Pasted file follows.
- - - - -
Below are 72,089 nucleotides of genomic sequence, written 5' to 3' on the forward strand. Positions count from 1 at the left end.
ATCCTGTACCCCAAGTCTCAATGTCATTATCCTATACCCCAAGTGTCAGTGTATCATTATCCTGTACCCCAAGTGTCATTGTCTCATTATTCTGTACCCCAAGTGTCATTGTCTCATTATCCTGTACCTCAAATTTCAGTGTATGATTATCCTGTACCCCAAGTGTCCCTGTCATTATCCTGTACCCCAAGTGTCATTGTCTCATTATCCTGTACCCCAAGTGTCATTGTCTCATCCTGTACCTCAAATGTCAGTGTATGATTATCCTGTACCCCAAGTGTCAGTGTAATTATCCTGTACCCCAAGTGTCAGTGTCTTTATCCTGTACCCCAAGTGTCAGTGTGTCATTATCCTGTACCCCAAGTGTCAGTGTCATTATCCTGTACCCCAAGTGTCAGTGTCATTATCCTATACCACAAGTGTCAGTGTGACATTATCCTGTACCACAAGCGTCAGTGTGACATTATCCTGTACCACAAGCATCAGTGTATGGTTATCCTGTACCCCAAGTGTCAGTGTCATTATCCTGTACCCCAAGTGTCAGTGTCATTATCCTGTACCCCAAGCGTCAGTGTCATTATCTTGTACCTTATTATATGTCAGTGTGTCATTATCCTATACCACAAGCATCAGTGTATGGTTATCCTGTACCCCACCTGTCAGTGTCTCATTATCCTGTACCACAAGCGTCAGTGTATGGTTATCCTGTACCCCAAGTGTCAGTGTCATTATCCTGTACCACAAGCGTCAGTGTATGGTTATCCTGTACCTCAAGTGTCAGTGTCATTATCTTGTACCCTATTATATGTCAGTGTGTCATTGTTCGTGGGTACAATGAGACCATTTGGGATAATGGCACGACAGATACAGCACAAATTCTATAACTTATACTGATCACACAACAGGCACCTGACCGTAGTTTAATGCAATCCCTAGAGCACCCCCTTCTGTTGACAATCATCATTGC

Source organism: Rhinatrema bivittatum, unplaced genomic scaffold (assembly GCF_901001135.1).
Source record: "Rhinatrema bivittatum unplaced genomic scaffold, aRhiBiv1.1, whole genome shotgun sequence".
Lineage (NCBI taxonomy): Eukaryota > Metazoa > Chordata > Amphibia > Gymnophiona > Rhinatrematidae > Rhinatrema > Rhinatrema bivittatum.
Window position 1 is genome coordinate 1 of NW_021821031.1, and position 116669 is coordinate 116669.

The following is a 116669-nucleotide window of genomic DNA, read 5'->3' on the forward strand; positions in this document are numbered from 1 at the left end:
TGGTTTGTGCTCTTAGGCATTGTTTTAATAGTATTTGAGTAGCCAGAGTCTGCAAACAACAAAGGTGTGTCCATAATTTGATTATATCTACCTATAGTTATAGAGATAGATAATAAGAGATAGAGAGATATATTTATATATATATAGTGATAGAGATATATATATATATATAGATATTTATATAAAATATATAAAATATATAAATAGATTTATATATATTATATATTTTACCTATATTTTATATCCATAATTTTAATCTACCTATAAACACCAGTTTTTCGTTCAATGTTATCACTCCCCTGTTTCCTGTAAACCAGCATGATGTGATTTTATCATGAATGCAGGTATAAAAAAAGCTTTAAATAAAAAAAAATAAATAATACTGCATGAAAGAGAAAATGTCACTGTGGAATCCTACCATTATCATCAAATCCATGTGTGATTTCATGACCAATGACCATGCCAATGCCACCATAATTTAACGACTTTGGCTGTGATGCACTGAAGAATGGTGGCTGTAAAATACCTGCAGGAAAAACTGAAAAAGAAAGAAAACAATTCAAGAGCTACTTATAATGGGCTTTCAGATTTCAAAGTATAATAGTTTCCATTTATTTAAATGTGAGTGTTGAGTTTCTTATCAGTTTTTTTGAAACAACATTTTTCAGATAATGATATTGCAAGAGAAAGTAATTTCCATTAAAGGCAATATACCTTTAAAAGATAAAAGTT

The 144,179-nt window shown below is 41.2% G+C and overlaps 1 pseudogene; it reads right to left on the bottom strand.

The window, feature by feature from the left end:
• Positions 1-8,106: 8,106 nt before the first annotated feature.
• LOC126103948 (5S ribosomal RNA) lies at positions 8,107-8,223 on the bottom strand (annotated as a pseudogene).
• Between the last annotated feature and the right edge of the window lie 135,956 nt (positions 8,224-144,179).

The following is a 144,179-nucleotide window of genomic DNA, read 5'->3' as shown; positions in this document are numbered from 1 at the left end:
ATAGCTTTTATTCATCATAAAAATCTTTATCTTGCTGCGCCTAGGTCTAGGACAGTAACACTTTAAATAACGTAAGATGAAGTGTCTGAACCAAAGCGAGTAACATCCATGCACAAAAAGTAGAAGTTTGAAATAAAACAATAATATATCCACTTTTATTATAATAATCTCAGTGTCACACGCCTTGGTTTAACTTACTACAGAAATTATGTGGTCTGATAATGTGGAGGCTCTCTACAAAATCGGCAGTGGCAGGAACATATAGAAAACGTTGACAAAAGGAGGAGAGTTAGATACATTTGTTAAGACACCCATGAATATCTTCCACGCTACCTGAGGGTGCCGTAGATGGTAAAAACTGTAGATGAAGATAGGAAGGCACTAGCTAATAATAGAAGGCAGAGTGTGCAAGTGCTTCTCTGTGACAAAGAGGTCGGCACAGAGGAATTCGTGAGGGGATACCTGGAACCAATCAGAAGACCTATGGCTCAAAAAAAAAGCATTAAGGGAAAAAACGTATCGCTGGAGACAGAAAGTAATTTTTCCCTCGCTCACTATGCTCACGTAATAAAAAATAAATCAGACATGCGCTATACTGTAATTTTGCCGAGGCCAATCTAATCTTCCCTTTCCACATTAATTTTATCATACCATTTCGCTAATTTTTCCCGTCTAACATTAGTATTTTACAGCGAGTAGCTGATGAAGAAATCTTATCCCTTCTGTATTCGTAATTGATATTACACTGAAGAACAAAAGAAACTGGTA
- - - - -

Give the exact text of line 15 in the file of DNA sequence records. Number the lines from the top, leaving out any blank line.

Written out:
ATAGCTTTTATTCATCATAAAAATCTTTATCTTGCTGCGCCTAGGTCTAGGACAGTAACACTTTAAATAACGTAAGATGAAGTGTCTGAACCAAAGCGAGTAACATCCATGCACAAAAAGTAGAAGTTTGAAATAAAACAATAATATATCCACTTTTATTATAATAATCTCAGTGTCACACGCCTTGGTTTAACTTACTACAGAAATTATGTGGTCTGATAATGTGGAGGCTCTCTACAAAATCGGCAGTGGCAGGAACATATAGAAAACGTTGACAAAAGGAGGAGAGTTAGATACATTTGTTAAGACACCCATGAATATCTTCCACGCTACCTGAGGGTGCCGTAGATGGTAAAAACTGTAGATGAAGATAGGAAGGCACTAGCTAATAATAGAAGGCAGAGTGTGCAAGTGCTTCTCTGTGACAAAGAGGTCGGCACAGAGGAATTCGTGAGGGGATACCTGGAACCAATCAGAAGACCTATGGCTCAAAAAAAAAGCATTAAGGGAAAAAACGTATCGCTGGAGACAGAAAGTAATTTTTCCCTCGCTCACTATGCTCACGTAATAAAAAATAAATCAGACATGCGCTATACTGTAATTTTGCCGAGGCCAATCTAATCTTCCCTTTCCACATTAATTTTATCATACCATTTCGCTAATTTTTCCCGTCTAACATTAGTATTTTACAGCGAGTAGCTGATGAAGAAATCTTATCCCTTCTGTATTCGTAATTGATATTACACTGAAGAACAAAAGAAACTGGTA